(Image source from: Idaho Statesman)
An Indian origin scientist Gurtej Sandhu of Boise, Idaho in the United States has received nearly 1,300 patents, outdoing inventor Thomas Edison who died with 1,084 patents to his name.
Born in London to Indian parents, the 58-year-old Sandhu is seventh on the list of most prolific inventors in the world. He is a Senior Fellow and the Vice President of Micron Technology.
Before moving to the United States to pursue a doctorate in physics at the University of North Carolina at Chapel Hill, Sandhu did his graduation in electrical engineering from IIT Delhi.
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At the time when he was looking for employment, Sandhu received two job offers - One from the Texas Instruments, the top American computer memory maker at that time and other from Micron Technology, an 11-year-old start-up in Boise making every effort against government-subsidized memory-chip makers in Japan and other countries, the Idaho Statesman reported.
Sandhu chose to work with the smaller company Micron on the advice of his professor and mentor. At Micron, Sandhu gained his first few patents where he worked to sustain Moore’s Law and improving how many memory units could be filled up into these chips. Ever since his inventions have been incessant.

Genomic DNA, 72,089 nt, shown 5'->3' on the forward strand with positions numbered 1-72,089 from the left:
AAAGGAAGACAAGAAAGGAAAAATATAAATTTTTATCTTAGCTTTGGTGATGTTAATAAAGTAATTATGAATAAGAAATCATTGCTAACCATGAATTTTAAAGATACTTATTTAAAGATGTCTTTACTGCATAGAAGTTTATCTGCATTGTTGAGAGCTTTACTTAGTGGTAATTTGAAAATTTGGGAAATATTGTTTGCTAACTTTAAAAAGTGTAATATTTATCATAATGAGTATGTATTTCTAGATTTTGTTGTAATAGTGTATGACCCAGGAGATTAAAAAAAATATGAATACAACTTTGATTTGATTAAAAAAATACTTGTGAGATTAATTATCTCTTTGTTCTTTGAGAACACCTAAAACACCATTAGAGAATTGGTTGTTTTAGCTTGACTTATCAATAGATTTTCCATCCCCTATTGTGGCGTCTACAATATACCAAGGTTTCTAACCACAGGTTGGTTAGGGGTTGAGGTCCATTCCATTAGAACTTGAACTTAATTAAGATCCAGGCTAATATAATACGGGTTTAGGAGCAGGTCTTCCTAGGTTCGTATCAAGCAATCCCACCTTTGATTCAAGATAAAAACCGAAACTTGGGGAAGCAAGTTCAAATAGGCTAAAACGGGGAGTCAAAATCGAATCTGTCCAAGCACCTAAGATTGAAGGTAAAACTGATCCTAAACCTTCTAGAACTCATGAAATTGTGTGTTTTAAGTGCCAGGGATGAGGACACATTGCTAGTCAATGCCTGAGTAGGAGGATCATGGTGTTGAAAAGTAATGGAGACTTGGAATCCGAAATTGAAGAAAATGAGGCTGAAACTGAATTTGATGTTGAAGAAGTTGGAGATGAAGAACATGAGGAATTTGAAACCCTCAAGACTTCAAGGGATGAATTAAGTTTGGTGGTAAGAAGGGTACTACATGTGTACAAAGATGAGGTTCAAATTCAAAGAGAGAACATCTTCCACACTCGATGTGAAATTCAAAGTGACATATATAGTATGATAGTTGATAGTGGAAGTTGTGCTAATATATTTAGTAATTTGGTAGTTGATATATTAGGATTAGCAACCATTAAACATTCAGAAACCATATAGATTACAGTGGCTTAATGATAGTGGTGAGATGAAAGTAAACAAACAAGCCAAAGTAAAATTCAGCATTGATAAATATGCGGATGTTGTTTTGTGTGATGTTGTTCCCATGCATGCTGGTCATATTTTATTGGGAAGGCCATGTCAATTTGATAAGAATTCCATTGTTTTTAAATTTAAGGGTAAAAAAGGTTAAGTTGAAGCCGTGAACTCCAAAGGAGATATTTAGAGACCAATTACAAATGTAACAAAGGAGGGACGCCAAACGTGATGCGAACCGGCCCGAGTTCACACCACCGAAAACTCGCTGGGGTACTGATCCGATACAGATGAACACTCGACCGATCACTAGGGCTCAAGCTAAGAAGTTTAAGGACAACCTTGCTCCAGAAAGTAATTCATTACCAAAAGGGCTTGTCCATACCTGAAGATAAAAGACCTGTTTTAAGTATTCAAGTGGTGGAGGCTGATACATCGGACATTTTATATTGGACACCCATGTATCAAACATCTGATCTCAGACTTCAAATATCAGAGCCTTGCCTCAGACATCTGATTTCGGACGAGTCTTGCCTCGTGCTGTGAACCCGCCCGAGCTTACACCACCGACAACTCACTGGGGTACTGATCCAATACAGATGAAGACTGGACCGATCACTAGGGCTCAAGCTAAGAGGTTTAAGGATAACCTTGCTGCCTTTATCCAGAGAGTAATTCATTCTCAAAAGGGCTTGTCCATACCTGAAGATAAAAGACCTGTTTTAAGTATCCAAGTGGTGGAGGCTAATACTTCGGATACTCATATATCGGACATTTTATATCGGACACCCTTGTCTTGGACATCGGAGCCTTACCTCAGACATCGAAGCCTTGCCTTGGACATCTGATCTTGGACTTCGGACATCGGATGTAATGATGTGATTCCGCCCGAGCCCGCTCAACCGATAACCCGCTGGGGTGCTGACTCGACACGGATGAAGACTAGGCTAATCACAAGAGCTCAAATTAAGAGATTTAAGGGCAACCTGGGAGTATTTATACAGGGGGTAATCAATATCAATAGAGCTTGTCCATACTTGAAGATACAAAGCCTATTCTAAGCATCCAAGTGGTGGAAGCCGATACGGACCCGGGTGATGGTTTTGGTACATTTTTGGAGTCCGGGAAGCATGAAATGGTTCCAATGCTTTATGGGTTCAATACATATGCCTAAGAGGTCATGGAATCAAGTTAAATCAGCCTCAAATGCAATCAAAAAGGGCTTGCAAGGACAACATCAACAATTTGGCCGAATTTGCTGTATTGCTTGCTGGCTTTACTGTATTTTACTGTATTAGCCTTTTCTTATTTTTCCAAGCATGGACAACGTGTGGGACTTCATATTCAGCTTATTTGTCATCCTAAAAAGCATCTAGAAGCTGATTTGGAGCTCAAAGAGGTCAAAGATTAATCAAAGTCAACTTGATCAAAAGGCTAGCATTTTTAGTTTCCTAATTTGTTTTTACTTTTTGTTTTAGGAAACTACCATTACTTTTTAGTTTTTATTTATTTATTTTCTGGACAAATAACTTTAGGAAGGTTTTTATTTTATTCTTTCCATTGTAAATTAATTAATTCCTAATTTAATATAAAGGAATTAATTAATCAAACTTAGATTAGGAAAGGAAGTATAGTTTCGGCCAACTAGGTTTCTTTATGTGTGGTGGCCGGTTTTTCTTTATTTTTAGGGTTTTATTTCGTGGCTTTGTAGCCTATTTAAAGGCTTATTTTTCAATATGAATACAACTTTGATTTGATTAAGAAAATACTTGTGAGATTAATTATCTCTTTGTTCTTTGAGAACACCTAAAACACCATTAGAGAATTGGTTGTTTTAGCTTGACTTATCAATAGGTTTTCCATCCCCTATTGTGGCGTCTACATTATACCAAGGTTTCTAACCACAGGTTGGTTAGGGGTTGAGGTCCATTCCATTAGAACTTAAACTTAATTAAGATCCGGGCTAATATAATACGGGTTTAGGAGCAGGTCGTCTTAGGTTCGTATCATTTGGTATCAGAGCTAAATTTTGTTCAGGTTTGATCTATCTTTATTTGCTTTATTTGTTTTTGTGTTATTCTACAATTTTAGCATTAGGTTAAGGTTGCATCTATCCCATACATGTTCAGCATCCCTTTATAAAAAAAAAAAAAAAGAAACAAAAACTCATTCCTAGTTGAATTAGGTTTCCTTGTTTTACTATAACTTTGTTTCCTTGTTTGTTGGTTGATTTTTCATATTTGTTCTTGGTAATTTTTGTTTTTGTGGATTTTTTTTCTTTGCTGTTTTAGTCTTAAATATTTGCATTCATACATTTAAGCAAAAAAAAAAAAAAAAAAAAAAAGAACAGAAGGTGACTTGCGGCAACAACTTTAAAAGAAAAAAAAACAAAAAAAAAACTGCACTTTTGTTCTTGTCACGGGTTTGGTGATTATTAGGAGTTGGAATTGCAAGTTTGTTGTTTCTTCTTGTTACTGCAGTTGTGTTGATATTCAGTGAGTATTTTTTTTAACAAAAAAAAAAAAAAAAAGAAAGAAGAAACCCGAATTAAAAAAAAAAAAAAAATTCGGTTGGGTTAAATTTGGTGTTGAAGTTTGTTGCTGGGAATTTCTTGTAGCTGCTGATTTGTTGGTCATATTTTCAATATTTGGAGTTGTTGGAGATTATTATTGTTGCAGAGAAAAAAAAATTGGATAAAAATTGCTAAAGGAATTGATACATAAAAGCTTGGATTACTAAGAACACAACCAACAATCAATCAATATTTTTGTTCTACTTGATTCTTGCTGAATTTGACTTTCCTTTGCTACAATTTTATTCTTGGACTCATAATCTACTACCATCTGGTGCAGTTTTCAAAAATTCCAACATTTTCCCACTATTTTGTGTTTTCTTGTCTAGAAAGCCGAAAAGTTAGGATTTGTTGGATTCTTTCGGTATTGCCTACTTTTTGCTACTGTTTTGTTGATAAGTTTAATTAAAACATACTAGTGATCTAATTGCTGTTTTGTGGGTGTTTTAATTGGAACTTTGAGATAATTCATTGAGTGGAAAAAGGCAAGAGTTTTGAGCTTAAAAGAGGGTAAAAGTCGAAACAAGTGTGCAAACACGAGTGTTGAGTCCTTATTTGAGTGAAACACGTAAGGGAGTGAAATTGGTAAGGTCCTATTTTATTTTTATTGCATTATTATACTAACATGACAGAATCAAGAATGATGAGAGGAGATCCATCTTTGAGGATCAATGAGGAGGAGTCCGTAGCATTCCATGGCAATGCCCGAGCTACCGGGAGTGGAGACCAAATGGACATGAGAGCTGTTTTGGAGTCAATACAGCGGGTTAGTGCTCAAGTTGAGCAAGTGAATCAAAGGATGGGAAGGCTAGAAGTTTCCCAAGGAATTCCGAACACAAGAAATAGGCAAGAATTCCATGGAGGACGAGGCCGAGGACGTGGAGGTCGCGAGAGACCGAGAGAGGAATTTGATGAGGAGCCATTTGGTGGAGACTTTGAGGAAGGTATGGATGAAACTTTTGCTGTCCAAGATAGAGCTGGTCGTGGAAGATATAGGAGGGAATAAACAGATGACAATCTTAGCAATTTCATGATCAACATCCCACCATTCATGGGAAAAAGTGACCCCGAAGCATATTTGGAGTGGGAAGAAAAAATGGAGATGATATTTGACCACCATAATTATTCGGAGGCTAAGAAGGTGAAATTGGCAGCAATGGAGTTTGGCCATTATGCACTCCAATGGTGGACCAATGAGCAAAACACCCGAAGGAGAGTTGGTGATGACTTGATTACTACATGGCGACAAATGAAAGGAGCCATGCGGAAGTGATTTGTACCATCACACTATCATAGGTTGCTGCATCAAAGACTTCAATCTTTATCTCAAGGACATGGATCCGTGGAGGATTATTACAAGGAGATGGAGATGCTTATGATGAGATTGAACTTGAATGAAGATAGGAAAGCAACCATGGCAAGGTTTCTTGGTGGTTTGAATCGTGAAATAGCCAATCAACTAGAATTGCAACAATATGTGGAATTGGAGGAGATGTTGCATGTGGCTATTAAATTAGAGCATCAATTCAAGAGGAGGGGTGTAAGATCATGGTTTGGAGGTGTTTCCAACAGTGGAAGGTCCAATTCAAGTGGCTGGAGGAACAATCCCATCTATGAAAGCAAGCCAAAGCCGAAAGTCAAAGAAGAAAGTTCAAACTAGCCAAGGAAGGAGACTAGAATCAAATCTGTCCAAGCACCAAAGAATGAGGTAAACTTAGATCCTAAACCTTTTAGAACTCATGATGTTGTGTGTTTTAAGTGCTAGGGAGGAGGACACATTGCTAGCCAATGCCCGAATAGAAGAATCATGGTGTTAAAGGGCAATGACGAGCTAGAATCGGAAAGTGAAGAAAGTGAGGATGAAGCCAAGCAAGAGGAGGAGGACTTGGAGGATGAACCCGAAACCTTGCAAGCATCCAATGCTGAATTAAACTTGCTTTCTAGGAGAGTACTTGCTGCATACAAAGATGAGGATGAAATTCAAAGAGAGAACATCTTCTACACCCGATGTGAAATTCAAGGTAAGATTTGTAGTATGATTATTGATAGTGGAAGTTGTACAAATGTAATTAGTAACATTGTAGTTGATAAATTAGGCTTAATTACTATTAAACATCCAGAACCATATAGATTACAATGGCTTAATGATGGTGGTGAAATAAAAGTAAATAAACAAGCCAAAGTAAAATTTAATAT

(Image source from: The Universal News Network)
From that time chip manufacturers, mostly technically owned by Micron around the globe, have made use of Sandhu's patents.
Sandhu increased his patents list with the arrival of Artificial Intelligence (AI), Big Data, self-driving cars, and Internet of Things (IoT) and there has been no lack of innovation for Sandhu to experiment with.
Sandhu said: “being an Indian citizen settled in Boise comes with challenges. American-born citizens sometimes think he’s Arab. He once asked a group of students to guess where he was from; one said Japan. The U.S. is more insular compared to any other nations.”
“After 9/11, a woman in Boise saw him driving his black SUV, wearing his turban, a symbol of his faith. She called the police. Nothing came of the call,” Sandhu said. In some countries, he said, such a report may have led to intimidation or extortion, it said.
“The reality is there is no place in the world, no society, where a minority does not feel uncomfortable,” he told the publication. “But I’ll tell you: Today, the best place for any minority to live in any society is the United States. … In terms of basic fairness, still, there’s nothing matching this country.”
We can beyond any doubt say that Gurtej Sandhu is certainly the biggest Indian inventor alive.
By Sowmya Sangam